I almost don't want to write any more about Inception. I feel like if I do keep talking/writing about it, then Nolan wins whether I like the movie or not.
But, of course, Nolan HAS ALREADY WON and his film is going to be talked about regardless of whether or not I participate.
My previous post was half tongue-in-cheek, written more to amuse myself and hopefully you, too (I loved your response), than as a totally serious dissection of Inception or as a serious defense of Jonah Hex or Kick-Ass as better films than Inception. That said, I actually found it extremely helpful to compare Inception to other films in order to highlight what specifically failed for me in the film.
My "soulless staircases" comment referred to the visual embodiment of the emotional disconnect and lack of human understanding that your post seemed to also acknowledge as a central failing of the film. Robin Hood, for all of its failings, does have both a stronger visual style, tied to its themes, and a whole lot more heart. I'm not a big fan of Scott, but I do think that he is a generally more competent craftsman than Nolan and less likely to get hung up on what is merely clever at the expense of the soul of the story.
There is one primary idea that I want to explore before giving up on Inception. No critic that I've read seems to have commented on the fact that the action of extraction is essentially psychic rape. Inception is pyschic rape which impregnates. This is made all the worse because the rapist works while the victim is sleeping and works hard to keep the victim unaware of this mind penetration.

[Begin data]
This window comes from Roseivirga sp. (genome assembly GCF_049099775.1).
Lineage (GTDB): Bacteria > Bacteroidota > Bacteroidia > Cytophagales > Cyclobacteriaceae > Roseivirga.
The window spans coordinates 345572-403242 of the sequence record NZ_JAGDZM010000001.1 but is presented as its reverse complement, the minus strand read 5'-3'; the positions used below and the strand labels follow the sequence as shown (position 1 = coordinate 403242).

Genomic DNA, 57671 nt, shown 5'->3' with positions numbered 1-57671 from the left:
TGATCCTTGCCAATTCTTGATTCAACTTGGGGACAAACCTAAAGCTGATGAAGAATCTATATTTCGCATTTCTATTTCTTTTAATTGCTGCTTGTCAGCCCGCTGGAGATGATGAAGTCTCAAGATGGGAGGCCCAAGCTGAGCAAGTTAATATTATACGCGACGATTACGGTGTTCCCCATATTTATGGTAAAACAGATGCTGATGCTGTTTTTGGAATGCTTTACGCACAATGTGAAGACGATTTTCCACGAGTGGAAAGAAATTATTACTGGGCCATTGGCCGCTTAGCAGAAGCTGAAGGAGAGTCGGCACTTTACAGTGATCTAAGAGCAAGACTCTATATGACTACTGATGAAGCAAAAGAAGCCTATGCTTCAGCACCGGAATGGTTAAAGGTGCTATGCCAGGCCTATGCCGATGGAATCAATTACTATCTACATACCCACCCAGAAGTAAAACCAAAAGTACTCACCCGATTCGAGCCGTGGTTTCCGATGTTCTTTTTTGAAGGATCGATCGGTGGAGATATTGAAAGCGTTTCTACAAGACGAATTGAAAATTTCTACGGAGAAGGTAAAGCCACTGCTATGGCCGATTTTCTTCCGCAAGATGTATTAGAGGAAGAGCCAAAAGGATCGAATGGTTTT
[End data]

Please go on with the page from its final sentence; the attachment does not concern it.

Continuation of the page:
This is the real moral failing of Inception. Never once is the morality of extraction/inception questioned (and I'm not even talking about clunky exposition, I'm talking about the story structure and where our sympathies are directed.)
The possibility of success is doubted. Its illegality is made clear. But the act of invading someone else's mind without consent is never examined as an evil. (leaving aside Mal jumping out the window for the moment.). Our action team is made out to be a group of heroes. We want them to succeed. As you point out, Brandon, Nolan wants us to worry about their safety once Cobb's deception comes to light. Interestingly, I don't think that scene does call into question Cobb's evil inclinations, his willingness to rape Cillian Murphy. All of the other characters are there, too, and are willing to do the job for cash and the exhiliration of dreaming. They're upset that there are more risks, exposing their own selfishness, not necessarily condeming Cobb's.
I don't think Nolan ever steps back to ask what Inception means for Murphy's character. In fact, if anything, I think Murphy is portrayed as the rapist's girl of girls; the girl who says no who really means yes. Like that mythic girl, Murphy likes this manhandling and it's good for him.
Back to Mal and her window jump. Throughout the film, this woman is a controlling killjoy who pops up to disrupt our hero. This woman is so messed up that her husband HAD TO use inception on her. And then the bitch had the nerve to follow through on the idea that she's given, not once, but twice. By the time we see her "real" death, we're happy to see her go. By the time we see her (Dom's subconscious version of her) second death, we're relieved that she's out of the way.
I've got to stop writing so much while at work and get things done. More later.